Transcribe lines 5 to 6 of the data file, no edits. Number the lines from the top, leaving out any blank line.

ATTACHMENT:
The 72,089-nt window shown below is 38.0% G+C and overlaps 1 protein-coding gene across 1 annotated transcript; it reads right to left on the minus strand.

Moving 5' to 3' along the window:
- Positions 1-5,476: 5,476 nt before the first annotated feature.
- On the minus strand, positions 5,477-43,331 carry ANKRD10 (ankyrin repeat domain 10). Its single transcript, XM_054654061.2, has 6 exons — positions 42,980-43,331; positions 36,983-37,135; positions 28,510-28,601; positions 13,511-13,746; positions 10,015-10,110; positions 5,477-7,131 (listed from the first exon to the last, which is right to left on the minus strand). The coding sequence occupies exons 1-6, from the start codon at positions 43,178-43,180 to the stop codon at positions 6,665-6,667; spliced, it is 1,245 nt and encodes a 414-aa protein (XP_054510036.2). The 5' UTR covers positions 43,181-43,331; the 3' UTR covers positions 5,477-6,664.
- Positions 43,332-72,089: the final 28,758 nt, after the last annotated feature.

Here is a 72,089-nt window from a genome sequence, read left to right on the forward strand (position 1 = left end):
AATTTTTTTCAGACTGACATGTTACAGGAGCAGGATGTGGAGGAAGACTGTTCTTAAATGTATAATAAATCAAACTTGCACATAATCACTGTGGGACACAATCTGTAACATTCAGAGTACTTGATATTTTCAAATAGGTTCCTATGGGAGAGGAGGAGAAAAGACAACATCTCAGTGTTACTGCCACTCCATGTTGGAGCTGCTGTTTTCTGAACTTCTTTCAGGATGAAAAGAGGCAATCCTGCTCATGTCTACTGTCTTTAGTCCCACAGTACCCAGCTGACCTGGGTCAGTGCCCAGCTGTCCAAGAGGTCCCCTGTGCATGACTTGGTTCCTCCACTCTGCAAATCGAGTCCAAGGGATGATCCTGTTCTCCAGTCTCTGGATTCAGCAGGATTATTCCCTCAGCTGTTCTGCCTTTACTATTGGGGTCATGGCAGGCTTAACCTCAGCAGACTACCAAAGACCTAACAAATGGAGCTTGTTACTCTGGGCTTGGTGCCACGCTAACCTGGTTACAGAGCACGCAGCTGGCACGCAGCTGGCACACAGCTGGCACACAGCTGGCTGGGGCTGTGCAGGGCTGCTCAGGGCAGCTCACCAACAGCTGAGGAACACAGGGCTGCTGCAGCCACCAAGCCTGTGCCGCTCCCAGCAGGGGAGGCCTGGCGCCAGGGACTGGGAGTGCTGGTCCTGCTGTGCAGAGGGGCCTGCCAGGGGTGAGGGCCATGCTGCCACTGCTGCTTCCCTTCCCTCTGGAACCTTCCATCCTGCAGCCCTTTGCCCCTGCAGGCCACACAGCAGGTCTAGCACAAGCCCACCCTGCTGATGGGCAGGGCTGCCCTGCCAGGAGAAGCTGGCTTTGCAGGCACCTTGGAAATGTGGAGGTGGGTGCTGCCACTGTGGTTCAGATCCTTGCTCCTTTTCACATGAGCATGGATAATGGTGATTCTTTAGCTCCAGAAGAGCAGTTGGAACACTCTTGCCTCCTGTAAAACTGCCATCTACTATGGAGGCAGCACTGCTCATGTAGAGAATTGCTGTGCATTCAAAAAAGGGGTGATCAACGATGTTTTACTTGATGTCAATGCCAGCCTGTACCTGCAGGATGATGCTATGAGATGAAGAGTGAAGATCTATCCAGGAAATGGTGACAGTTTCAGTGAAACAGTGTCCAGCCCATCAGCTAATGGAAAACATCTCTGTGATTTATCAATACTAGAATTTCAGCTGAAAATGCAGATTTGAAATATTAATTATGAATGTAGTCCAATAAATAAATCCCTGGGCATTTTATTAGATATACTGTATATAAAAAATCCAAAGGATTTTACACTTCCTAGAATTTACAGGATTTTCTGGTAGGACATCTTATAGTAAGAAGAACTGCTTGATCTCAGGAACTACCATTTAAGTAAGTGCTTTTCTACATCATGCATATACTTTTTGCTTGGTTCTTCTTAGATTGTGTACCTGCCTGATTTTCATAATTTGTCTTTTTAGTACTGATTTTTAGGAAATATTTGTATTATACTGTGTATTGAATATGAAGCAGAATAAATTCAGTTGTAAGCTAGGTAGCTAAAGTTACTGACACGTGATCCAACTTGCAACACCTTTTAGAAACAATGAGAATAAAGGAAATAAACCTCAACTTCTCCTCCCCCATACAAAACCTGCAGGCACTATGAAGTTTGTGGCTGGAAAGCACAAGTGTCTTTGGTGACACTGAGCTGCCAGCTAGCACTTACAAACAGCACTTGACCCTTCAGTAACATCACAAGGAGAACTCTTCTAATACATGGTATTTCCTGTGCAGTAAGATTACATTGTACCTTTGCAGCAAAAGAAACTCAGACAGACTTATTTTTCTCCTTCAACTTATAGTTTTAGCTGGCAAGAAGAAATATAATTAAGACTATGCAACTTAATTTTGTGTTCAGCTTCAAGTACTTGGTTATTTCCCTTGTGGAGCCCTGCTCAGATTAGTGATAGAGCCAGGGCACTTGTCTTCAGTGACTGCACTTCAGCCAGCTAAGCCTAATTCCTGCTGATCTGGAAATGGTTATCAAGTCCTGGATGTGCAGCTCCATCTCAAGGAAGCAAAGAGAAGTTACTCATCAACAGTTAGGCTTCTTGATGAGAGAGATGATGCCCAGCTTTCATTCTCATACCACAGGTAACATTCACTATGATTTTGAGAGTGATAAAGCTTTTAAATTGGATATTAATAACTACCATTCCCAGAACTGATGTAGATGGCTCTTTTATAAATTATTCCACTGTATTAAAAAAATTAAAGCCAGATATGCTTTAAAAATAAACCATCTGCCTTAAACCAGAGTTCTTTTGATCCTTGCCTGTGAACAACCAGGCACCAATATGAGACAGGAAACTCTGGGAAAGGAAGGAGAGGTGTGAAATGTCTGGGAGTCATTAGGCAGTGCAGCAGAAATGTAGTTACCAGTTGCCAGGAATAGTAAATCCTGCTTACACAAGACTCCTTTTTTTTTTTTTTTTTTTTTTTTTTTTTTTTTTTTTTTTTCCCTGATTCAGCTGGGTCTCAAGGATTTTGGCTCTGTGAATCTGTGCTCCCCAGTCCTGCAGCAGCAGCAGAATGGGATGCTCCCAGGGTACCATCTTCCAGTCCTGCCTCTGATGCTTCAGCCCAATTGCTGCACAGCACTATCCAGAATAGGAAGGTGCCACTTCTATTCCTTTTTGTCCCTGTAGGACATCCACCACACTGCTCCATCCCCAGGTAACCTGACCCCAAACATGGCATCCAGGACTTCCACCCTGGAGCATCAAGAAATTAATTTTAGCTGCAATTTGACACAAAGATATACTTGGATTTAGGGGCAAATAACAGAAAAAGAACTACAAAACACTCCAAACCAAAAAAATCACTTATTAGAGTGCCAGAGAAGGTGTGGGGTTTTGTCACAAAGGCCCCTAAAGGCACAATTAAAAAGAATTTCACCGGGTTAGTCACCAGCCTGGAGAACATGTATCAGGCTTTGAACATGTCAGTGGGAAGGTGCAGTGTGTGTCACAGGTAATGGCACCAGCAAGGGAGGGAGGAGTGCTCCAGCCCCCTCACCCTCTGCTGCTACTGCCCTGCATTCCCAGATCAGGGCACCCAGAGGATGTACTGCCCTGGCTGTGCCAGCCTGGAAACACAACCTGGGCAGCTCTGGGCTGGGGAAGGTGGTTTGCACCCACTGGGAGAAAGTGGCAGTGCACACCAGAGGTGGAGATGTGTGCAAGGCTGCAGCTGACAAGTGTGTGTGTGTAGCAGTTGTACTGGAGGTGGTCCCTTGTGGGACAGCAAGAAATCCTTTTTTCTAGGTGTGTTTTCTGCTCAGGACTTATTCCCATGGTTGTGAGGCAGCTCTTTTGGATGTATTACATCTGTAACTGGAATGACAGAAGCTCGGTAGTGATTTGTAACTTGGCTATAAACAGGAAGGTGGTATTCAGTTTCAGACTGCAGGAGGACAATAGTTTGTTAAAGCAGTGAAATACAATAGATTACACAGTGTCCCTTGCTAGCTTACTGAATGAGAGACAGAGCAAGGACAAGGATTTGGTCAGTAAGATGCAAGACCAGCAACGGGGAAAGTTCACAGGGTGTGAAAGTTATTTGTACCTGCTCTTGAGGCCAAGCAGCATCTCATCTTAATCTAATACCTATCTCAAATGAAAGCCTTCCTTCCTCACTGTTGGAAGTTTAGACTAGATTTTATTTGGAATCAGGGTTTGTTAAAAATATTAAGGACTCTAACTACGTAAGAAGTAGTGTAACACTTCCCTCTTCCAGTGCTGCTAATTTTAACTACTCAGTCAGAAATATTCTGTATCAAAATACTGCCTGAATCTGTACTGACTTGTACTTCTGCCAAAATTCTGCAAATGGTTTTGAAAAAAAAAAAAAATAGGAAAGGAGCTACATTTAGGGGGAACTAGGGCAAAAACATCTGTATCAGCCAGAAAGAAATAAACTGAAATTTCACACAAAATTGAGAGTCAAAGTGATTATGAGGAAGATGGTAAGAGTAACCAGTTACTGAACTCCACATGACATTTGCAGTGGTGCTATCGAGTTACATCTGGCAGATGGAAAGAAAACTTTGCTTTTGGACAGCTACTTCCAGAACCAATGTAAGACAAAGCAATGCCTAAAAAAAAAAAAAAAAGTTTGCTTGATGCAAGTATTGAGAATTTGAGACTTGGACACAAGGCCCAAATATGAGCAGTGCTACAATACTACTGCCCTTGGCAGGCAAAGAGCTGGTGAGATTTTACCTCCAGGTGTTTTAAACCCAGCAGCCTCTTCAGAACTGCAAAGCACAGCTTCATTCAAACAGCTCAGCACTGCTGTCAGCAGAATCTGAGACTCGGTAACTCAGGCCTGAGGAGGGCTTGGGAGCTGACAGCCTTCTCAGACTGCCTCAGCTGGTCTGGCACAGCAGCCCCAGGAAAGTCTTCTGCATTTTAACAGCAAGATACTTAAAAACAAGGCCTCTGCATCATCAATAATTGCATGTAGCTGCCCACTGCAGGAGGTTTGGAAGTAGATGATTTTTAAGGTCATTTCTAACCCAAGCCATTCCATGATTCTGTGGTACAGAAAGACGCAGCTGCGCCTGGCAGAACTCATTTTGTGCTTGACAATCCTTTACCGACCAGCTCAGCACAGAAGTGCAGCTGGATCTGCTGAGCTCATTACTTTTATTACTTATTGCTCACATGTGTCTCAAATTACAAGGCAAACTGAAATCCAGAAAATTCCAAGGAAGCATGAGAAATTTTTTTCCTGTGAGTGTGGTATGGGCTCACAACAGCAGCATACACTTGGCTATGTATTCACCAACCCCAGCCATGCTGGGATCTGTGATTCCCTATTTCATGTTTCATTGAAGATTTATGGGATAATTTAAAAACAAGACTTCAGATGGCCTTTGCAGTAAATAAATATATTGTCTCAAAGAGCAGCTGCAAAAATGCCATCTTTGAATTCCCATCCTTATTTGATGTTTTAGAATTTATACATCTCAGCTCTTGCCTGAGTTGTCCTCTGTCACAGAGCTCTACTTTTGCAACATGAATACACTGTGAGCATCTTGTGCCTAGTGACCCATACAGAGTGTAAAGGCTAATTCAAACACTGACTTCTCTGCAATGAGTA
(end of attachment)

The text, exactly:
- Positions 43,332-72,089: the final 28,758 nt, after the last annotated feature.

Here is a 72,089-nt window from a genome sequence, read left to right on the forward strand (position 1 = left end):